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Philippine Court Sentences 3 Muslim Militants to Death for Bus Bombing

A Philippine court has sentenced an Indonesian and two Filipino Muslim militants to death for their role in the bombing of a Manila bus last February that killed four people and wounded dozens.

The Abu Sayyaf group, which is linked to the al-Qaida terror network, claimed responsibility for the February 14 bus attack, as well bombings in two southern towns the same day.

The Makati City court in Manila, convicted Filipinos Gamal Baharan and Angelo Trinidad, who are suspected members of the Abu Sayyaf group and who admitted to multiple murder charges. The court also convicted an Indonesian, named only Rohmat, who is described as a leader of the regional terrorist group, Jemaah Islamiyah. Rohmat pleaded not guilty.

Authorities say several dozen Indonesian militants have been involved in training local guerrillas in the southern Philippines in bomb-making and plotting attacks. The island of Mindanao is a key area for such training. Ramon Casiple, of the Institute for Political and Electoral reforms, says the pattern is clear.

"It has been confirmed time and again, whenever incidents, including, of course, our own incidents of kidnapping and terrorism even here in Manila, are traceable to Mindanao-based training, which is given, not only to Filipinos, but Indonesians and even Malaysians," he said.

Mr. Casiple says Mindanao is vulnerable to such activities because it is politically unstable, and has a long shoreline that is difficult to police.

"The problem actually is that Mindanao is a war zone," he explained. "We have an internal conflict there. The hold of the government over certain areas of Mindanao is really not that solid. It's a porous area. People from Indonesia and Malaysia can go to provinces in Mindanao through the seas."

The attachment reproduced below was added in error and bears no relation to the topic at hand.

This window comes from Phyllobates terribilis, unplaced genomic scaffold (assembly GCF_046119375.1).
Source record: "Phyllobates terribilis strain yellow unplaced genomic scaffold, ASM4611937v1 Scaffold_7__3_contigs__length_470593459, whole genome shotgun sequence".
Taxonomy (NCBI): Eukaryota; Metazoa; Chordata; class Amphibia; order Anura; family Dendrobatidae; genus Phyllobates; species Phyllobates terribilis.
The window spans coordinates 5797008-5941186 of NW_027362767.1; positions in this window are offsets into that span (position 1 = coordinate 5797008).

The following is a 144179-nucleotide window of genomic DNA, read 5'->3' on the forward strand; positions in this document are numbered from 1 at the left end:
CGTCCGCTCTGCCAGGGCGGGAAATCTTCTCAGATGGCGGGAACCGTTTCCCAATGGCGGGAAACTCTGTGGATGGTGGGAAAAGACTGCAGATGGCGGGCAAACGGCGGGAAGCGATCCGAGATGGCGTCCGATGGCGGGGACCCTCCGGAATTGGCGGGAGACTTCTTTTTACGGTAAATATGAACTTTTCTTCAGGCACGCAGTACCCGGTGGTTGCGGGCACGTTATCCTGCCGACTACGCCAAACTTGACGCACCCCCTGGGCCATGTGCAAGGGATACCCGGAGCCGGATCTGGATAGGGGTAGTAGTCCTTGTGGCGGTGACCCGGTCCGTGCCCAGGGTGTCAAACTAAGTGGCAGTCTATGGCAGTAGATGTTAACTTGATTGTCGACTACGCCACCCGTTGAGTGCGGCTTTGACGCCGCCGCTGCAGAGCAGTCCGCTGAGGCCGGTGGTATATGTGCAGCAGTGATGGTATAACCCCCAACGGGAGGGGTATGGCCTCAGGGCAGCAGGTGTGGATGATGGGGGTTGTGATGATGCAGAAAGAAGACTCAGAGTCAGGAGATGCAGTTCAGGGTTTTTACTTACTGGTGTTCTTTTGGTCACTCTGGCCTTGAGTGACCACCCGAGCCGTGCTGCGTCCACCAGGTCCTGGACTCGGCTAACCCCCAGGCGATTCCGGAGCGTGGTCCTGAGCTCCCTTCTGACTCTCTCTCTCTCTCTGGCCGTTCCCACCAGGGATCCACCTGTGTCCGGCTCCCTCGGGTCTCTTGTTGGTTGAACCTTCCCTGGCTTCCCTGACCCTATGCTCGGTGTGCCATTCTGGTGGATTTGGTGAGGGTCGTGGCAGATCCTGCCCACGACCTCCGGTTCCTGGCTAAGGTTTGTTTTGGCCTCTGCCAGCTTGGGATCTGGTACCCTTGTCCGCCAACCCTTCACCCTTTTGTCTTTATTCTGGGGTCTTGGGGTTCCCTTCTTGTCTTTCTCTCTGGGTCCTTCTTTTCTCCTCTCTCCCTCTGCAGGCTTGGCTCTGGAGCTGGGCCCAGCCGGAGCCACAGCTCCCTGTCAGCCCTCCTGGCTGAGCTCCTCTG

Mindanao is home to the bulk of the Muslim community in the Philippines, which has a predominantly Christian population. It is one of the poorest areas in the country. Islamic militants have fought a separatist war there for three decades, although recent peace negotiations have been making headway.

Analysts say Abu Sayyaf and Jemaah Islamiyah have capitalized on political instability and discontent on the island to strengthen their ranks.

Although Abu Sayyaf says it is fighting to create a Muslim homeland, it is best known for a series of dramatic kidnappings for ransom and murders. Jemaah Islamiyah, which is based in Indonesia, has been implicated in several deadly bombings in Indonesia, including two attacks on the tourist island of Bali.

The United States has provided aid and military training to the Philippines over the past several years, as Manila tries to crack down on militant groups.

The last execution in the Philippines was carried out in January 2000. However, Chief Public Attorney Pairsida Acosta says death sentences are handed down monthly for crimes such as murder and child rape.